Slavery In The Global Prawn Industry
Bimini’s economic and ecological future depends upon keeping our waters clean, our reefs healthy, and our fisheries thriving. In order to preserve the tourism industry that has sustained these islands for decades, we insist that all current and future development proposals respect and protect the ecological integrity of Bimini and all of our surrounding ecosystems.– and that’s where we come in.
Why Is Jamaica Selling Out Its Environment to a Blacklisted International Conglomerate?
A $1.5 billion investment and the promise of 10,000 jobs were enough incentive to convince Jamaican officials to turn their backs on conservation.
April 22, 2014 By Richard Conniff
Richard Conniff is the author of ‘The Species Seekers: Heroes, Fools, and the Mad Pursuit of Life on Earth’ and other books.
Tourism has long been the leading economic sector in Jamaica, bringing in half of all foreign revenue to support a quarter of all jobs. Yet government officials now risk jeopardizing that lucrative business, and Jamaica’s reputation in the international community, with a secretive deal to let a Chinese company build a mega-freighter seaport smack-dab in the nation’s largest natural protected area.
The planned port would occupy the Goat Islands, in the heart of the Portland Bight Protected Area, which only last year the same government officials were petitioning UNESCO to designate a Global Biosphere Reserve. Instead, the lure of a $1.5 billion investment and a rumored 10,000 jobs has resulted in the deal with China Harbour Engineering Company, part of a conglomerate blacklisted by the World Bank under its Fraud and Corruption Sanctioning Policy.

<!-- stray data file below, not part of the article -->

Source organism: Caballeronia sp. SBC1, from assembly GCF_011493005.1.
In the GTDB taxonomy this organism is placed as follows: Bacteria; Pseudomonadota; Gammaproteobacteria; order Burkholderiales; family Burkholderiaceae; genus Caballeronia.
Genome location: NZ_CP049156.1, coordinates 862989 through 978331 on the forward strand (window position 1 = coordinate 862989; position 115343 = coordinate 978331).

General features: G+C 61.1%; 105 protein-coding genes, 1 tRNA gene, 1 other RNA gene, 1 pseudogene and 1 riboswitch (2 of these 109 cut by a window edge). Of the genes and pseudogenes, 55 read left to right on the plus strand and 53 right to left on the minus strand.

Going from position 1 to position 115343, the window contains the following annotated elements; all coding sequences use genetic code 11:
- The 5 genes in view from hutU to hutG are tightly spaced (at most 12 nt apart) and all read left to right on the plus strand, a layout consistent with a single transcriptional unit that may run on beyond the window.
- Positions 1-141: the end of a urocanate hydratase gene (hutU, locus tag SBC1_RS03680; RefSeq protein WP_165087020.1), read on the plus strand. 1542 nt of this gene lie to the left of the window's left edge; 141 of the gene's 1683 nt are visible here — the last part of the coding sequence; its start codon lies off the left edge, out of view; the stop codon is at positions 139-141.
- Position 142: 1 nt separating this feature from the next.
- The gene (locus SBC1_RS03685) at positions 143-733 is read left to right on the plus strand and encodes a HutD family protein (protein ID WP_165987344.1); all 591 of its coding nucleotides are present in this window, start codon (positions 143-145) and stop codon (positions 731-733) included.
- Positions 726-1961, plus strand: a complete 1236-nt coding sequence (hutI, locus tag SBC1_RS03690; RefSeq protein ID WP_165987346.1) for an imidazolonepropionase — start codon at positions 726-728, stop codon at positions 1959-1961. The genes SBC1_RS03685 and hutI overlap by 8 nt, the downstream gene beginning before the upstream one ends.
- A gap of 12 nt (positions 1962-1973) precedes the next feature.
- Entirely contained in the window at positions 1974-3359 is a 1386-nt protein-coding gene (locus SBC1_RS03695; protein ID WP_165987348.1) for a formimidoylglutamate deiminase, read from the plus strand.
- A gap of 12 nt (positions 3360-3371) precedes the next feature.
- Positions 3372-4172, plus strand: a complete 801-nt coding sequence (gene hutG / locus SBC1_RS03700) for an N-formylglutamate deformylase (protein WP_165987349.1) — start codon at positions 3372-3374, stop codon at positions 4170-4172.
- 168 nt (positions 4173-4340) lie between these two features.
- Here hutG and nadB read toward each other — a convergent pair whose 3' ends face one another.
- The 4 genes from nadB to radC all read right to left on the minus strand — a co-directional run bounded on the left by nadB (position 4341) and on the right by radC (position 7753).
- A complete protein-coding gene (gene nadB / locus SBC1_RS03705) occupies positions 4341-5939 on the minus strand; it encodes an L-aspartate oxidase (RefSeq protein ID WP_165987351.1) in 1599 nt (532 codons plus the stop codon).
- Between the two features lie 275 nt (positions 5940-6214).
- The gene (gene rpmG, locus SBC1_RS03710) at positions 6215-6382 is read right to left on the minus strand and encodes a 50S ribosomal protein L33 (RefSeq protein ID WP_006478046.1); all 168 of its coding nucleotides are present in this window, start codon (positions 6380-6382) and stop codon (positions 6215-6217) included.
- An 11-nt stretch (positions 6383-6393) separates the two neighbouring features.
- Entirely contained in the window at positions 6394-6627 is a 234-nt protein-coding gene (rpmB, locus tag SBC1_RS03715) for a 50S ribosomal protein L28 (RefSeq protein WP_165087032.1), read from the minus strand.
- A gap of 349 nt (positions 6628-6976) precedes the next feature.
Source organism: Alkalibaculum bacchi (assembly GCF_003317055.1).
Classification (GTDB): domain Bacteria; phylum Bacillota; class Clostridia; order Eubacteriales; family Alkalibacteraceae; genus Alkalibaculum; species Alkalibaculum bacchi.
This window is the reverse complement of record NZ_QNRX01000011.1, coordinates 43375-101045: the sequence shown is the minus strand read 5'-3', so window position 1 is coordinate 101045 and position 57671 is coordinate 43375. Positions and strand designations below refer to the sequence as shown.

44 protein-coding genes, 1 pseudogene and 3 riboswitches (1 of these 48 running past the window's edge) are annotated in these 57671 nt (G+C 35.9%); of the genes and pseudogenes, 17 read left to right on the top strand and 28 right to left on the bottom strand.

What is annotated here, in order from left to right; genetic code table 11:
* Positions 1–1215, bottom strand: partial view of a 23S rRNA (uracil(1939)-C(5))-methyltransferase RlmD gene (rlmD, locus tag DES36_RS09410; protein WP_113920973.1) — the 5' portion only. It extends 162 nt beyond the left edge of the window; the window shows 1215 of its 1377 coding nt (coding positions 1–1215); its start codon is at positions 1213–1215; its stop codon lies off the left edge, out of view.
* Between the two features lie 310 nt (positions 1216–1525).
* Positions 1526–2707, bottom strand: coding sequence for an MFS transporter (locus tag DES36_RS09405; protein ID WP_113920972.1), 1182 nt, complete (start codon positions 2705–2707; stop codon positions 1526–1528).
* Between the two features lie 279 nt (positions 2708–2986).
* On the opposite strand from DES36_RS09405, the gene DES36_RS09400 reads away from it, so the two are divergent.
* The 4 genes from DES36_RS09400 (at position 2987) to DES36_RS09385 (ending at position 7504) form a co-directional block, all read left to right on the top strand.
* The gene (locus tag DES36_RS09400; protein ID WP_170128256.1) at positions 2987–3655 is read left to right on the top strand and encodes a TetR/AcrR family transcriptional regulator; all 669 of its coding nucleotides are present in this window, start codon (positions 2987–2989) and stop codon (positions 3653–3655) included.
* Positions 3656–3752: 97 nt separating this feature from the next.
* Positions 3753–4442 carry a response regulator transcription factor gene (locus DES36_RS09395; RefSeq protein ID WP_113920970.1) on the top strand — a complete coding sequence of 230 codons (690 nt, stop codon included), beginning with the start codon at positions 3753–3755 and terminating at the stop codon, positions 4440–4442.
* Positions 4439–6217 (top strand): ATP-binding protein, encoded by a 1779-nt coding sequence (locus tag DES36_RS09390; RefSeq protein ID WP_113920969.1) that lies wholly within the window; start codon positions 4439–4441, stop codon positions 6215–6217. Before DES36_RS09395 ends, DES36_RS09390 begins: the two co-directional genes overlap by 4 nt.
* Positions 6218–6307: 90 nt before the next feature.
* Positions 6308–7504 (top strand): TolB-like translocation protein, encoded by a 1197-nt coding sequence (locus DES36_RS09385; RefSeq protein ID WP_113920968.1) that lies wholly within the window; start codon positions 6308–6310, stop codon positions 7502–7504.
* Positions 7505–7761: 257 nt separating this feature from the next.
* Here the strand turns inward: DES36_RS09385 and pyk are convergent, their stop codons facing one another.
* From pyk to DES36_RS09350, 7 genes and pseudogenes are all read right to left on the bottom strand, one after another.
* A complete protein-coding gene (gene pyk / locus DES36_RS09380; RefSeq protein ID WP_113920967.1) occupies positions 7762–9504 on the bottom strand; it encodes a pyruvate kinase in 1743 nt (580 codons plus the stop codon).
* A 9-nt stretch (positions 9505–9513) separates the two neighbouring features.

Many details of the proposed project remain unknown, and the government has rebuffed repeated requests for information under Jamaica’s equivalent of the Freedom of Information Act. But the plan is believed to involve clear-cutting the mangrove forests on both Goat Islands, building up a level work area using dredge spoils from the surrounding waters, and constructing a coal-fired power plant to support the new infrastructure. The port, including areas currently designated as marine sanctuaries, would accommodate “post-Panamax”-size ships—up to 1,200 feet long and with a 50-foot draft—arriving via the newly expanded Panama Canal.
The new port would compromise an area known for extensive sea‐grass beds, coral reefs, wetlands, and Jamaica’s largest mangrove forests (mangroves sequester more per-acre carbon than rainforests do). The protected area is also home to the Jamaican iguana, a species believed extinct until its dramatic rediscovery in 1990. Since then, the international conservation community has spent millions of dollars rebuilding the iguana population in a protected forest in the Hellshire Hills, part of the reserve adjacent to the proposed port. Much of that investment hinged on the government’s promise, now apparently discarded, that the Goat Islands would become a permanent home for the iguanas, which are Jamaica’s largest vertebrate species.